November 23, 2017: The second edition of Flower Logistics Africa 2017 had a full house representing a cross-section of the entire value chain of flower trade. Revolved around the core theme of “Enhancing Africa’s flower power through better logistics,” the event was held at the Radisson Blu Hotel in Nairobi and attracted participation from Africa and outside.

The participants of the day-long conference deliberated on the typical challenges faced by the flower industry as a whole. The discussions revolved around the need for standardisation that will enhance exports and gain traction for Kenya’s flower industry in the global market.

The changing paradigms like the entry of e-commerce players are expected to drive the flower markets in the coming years. The flower trade players may have to look towards a ‘Look East’ policy as demand from China will increase in the coming years.

Jane Ngige, chief executive officer of Kenya Flower Council (KFC) who was part of a panel discussion, emphasised the need for a single standard for the flower industry. “Now growers follow different standards that are set over the period, the supply chain industry follows a different code, airlines follow IATA standards. So what we are looking at is to create a uniform code and link it to the IATA standards as it is followed by every operator in the world,” she said.

Though KFC may be able to put together a single code for the flower trade industry, who will take the lead to implement the standarsidation remains a question.

Technology took centre stage of discussions as integrations are rapidly happening in the supply chain. The technology adaptation at the grower level is different from what is happening at the logistics level or at the airports/ airlines levels. This is again pointing to the pressing need for a single integrated platform that makes the communication easier.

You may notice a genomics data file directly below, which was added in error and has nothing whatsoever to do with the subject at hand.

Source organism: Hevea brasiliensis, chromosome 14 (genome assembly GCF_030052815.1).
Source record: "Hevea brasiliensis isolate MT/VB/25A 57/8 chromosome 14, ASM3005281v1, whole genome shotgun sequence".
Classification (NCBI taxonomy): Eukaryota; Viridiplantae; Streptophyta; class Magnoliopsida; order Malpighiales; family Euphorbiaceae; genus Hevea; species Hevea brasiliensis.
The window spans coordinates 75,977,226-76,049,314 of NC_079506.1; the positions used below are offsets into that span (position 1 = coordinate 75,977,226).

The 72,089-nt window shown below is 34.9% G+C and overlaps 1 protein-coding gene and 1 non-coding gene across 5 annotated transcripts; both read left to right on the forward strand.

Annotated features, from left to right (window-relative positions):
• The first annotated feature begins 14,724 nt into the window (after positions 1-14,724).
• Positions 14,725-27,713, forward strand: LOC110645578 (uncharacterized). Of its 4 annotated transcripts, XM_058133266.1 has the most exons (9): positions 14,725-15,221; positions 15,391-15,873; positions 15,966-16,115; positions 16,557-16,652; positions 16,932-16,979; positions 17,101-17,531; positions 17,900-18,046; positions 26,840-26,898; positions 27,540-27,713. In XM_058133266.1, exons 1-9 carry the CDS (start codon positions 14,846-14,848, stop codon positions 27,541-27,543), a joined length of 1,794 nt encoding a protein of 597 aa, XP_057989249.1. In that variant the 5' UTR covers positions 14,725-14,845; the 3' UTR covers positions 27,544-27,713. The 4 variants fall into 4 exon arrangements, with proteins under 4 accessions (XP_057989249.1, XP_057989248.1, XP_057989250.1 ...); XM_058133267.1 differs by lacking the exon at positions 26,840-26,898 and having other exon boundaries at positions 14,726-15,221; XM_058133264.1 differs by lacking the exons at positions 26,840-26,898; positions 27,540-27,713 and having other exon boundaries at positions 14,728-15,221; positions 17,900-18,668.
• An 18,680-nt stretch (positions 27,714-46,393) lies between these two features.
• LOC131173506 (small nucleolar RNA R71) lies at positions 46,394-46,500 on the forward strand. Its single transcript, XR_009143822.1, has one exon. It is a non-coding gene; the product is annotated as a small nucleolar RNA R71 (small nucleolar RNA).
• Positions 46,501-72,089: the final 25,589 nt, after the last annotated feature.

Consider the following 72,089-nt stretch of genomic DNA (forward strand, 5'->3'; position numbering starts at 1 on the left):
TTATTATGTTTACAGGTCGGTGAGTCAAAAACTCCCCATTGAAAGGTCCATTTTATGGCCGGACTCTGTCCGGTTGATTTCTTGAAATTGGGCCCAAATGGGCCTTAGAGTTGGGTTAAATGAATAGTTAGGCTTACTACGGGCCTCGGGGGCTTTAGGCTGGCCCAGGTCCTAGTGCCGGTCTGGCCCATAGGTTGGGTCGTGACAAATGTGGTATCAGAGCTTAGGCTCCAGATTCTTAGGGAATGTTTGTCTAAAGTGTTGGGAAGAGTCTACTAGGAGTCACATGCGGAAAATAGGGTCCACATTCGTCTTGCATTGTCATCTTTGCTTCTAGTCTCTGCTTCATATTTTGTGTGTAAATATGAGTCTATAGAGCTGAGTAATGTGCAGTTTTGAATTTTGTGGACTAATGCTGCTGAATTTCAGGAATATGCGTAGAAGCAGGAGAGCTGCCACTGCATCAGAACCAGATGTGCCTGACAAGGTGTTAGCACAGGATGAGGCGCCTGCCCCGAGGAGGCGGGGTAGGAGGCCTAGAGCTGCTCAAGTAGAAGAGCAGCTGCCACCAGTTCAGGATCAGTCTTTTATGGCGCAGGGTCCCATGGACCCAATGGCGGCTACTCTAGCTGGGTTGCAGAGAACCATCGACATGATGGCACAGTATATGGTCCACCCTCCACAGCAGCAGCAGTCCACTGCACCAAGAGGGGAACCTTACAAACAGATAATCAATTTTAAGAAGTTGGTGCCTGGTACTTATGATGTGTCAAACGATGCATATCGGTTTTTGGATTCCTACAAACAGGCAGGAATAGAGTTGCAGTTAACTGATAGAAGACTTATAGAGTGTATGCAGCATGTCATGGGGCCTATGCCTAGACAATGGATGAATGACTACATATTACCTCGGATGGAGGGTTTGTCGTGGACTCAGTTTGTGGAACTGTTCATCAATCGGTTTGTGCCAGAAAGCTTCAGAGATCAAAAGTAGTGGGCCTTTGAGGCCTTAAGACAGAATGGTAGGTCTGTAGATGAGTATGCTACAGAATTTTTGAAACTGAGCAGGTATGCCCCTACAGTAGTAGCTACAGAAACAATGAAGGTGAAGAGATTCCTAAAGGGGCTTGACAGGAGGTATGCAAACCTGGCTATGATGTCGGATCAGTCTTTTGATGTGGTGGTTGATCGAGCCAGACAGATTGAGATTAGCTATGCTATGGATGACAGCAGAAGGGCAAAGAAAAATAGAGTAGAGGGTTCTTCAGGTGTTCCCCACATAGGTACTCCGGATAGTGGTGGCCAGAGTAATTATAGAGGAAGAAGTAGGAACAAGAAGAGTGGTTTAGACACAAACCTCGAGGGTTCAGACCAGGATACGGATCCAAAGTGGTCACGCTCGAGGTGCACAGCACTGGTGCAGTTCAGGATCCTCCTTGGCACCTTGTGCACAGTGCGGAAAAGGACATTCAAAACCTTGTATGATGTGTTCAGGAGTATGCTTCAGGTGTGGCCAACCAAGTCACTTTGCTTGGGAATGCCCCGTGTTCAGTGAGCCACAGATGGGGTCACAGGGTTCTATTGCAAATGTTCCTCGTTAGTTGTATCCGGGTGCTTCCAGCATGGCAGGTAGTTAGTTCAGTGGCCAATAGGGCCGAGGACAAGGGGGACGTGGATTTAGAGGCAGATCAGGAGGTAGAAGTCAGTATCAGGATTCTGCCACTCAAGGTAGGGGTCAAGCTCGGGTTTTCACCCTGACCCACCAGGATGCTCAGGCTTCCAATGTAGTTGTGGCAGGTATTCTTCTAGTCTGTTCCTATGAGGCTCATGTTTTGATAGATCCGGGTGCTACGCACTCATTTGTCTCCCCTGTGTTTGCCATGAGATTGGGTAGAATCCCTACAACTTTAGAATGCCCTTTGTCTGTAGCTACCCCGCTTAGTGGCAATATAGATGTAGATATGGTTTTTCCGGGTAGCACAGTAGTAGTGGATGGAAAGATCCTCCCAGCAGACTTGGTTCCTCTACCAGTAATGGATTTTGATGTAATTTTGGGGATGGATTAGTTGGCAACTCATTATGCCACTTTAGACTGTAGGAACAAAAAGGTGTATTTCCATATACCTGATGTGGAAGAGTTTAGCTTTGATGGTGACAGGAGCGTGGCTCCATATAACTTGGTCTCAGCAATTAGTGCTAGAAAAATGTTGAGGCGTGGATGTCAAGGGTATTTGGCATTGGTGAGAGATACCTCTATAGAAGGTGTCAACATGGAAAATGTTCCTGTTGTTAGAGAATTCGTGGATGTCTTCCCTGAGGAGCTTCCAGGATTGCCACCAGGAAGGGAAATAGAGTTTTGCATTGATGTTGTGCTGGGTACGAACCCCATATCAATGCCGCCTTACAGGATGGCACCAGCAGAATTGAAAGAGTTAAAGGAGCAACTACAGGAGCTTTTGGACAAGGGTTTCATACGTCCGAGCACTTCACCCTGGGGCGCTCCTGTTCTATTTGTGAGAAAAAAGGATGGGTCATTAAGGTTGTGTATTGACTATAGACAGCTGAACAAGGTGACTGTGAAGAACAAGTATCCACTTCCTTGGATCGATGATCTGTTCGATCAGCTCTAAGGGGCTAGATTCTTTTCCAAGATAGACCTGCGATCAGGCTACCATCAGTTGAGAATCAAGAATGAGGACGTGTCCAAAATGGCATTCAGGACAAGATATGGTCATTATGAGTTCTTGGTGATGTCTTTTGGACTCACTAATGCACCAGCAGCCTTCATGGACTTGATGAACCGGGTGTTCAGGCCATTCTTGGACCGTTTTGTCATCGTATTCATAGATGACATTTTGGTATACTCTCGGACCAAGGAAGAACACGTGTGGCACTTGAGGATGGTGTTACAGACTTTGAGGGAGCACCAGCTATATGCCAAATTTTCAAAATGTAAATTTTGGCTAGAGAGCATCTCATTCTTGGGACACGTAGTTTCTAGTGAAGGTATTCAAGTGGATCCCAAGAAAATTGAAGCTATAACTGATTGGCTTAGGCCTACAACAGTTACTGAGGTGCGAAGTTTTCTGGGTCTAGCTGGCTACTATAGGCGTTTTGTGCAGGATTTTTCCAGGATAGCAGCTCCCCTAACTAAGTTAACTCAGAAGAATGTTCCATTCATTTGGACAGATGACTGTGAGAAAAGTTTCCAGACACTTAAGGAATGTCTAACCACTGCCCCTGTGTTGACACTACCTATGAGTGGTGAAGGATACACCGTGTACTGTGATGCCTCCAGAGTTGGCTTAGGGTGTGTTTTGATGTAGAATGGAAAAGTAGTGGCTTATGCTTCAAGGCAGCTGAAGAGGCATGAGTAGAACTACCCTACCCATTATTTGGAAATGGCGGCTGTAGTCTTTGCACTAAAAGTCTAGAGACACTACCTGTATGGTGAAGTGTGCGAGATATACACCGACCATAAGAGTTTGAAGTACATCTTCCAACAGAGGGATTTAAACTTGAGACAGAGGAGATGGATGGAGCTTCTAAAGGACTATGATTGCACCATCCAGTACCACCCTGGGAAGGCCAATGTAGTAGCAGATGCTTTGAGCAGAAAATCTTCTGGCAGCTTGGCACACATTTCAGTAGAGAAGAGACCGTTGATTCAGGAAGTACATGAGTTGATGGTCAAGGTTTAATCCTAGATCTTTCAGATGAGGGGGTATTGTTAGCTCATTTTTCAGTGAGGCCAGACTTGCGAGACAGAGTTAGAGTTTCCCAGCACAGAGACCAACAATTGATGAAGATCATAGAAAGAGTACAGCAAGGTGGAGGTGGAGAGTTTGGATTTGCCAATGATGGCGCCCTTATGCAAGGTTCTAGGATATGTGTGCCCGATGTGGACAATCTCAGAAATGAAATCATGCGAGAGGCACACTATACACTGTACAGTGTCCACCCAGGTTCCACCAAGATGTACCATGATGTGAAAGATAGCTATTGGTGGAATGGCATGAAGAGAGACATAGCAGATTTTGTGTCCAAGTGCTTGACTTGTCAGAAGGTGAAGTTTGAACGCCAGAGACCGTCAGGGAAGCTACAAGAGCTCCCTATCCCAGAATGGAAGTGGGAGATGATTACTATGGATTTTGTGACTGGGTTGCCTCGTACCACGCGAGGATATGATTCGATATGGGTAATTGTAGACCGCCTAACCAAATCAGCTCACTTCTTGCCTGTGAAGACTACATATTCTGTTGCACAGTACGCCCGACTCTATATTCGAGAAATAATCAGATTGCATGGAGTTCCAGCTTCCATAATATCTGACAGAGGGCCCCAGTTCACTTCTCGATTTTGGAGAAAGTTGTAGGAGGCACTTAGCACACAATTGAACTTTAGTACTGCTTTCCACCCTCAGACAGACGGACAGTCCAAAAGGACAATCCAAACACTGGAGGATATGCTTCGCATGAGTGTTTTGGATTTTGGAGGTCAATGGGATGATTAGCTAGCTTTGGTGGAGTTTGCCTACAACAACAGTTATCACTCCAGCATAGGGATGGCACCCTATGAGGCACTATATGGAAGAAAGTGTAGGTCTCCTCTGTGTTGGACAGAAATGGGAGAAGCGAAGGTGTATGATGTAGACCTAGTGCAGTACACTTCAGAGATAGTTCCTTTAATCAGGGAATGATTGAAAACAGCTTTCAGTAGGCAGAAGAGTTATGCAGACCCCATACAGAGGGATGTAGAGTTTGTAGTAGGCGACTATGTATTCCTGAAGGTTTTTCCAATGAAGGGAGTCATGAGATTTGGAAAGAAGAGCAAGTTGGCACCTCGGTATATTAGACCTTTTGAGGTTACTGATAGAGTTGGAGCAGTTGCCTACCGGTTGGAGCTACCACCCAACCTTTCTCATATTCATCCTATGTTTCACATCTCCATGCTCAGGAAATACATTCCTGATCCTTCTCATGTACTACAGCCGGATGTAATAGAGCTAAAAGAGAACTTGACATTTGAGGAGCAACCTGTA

“Processes need to be simplified, and technology will help in this. Effective regulations are required to keep the industry in check. But those should not be laborious ones,” said Susan Akwesi, manager, Saudia Cargo pointing towards one of the major concerns of the industry.

The industry is also looking to share data to bring in efficiency. Liege Airport’s cargo sales manager, Eric Gysen highlighted that the Liege airport on an experimental basis started sharing data with the flower value chain operators.

Peter Musola, cargo commercial manager at Kenya Airways, pointed out “how collaboratively the stakeholders can work together to support and improve speed in flower trade.”
All were in agreement when the speakers called for a more collaborative approach from all stakeholders in the flower trade value chain that would be the way forward for the flower industry.

The event which was organised by Logistics Update Africa, was sponsored by Saudia Cargo, Holland Flower Alliance, Kenya Airways Cargo, Africa Flight Services, Astral Aviation, Network Aviation Group, Liege Airport, Flower Watch.

The conference was also supported by industry association such as Kenya Flower Council (KFC), Cool Chain Association (CCA), Kenya Plant Health Inspectorate Service (KEPHIS), Ethiopian Horticulture Producer Exporters Association (EHPEA), The International Association of Horticultural Producers (AIPH), Union Fleurs – the international flower trade association, Kenya International Freight and Warehousing Association (KIFWA) and WCA Perishables.

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